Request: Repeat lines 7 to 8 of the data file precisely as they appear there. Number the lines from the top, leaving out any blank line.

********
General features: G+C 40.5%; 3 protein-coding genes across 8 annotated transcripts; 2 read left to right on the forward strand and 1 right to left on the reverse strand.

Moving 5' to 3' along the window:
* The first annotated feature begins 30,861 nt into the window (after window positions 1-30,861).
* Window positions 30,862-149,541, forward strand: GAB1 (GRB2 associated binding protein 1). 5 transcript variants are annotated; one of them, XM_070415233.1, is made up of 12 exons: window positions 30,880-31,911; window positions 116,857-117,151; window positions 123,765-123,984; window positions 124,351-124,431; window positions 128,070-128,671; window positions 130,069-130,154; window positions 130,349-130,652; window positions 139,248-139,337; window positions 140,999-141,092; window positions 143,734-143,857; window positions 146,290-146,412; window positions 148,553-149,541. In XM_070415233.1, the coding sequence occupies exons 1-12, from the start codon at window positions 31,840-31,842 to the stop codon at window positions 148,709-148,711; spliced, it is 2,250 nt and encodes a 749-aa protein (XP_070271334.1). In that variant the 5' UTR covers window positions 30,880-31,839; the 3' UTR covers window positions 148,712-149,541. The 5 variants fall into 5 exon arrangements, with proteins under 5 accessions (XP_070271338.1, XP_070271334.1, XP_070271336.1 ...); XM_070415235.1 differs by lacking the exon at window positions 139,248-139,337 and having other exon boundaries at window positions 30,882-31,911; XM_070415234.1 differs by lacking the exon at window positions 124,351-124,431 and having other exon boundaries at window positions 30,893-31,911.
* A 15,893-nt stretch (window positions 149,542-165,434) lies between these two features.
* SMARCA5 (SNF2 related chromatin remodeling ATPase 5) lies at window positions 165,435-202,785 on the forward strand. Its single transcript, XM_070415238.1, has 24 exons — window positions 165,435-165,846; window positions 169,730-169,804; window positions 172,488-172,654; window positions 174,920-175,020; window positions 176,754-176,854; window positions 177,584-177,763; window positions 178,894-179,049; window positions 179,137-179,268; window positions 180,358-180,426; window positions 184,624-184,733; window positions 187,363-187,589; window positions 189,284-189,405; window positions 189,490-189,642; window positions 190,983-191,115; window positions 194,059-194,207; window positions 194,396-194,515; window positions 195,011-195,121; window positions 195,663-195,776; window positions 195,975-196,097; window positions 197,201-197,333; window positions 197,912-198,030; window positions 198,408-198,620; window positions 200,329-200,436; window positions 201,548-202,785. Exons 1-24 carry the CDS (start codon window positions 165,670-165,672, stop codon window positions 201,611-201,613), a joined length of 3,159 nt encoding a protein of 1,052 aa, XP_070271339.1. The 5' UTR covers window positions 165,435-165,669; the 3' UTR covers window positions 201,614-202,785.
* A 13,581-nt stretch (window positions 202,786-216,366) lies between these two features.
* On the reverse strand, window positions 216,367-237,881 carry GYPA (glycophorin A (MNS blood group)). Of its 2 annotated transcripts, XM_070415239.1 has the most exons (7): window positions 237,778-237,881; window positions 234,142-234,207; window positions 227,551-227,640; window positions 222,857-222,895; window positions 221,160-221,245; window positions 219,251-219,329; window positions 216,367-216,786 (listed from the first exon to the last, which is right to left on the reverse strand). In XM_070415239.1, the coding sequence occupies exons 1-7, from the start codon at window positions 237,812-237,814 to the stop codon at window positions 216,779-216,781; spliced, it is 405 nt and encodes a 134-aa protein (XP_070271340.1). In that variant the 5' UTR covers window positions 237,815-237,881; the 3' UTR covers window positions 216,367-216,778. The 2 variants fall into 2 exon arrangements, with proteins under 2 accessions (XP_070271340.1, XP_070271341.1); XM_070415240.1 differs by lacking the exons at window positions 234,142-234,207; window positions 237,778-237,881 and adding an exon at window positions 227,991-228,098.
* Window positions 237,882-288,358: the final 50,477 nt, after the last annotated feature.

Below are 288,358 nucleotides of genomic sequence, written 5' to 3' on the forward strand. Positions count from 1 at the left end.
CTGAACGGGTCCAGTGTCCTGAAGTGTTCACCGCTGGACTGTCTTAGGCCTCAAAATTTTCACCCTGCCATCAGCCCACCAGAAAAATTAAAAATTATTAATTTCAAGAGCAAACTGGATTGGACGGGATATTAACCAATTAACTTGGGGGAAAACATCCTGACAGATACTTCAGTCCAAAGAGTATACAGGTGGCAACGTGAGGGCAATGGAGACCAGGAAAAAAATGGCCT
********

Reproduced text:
* A 13,581-nt stretch (window positions 202,786-216,366) lies between these two features.
* On the reverse strand, window positions 216,367-237,881 carry GYPA (glycophorin A (MNS blood group)). Of its 2 annotated transcripts, XM_070415239.1 has the most exons (7): window positions 237,778-237,881; window positions 234,142-234,207; window positions 227,551-227,640; window positions 222,857-222,895; window positions 221,160-221,245; window positions 219,251-219,329; window positions 216,367-216,786 (listed from the first exon to the last, which is right to left on the reverse strand). In XM_070415239.1, the coding sequence occupies exons 1-7, from the start codon at window positions 237,812-237,814 to the stop codon at window positions 216,779-216,781; spliced, it is 405 nt and encodes a 134-aa protein (XP_070271340.1). In that variant the 5' UTR covers window positions 237,815-237,881; the 3' UTR covers window positions 216,367-216,778. The 2 variants fall into 2 exon arrangements, with proteins under 2 accessions (XP_070271340.1, XP_070271341.1); XM_070415240.1 differs by lacking the exons at window positions 234,142-234,207; window positions 237,778-237,881 and adding an exon at window positions 227,991-228,098.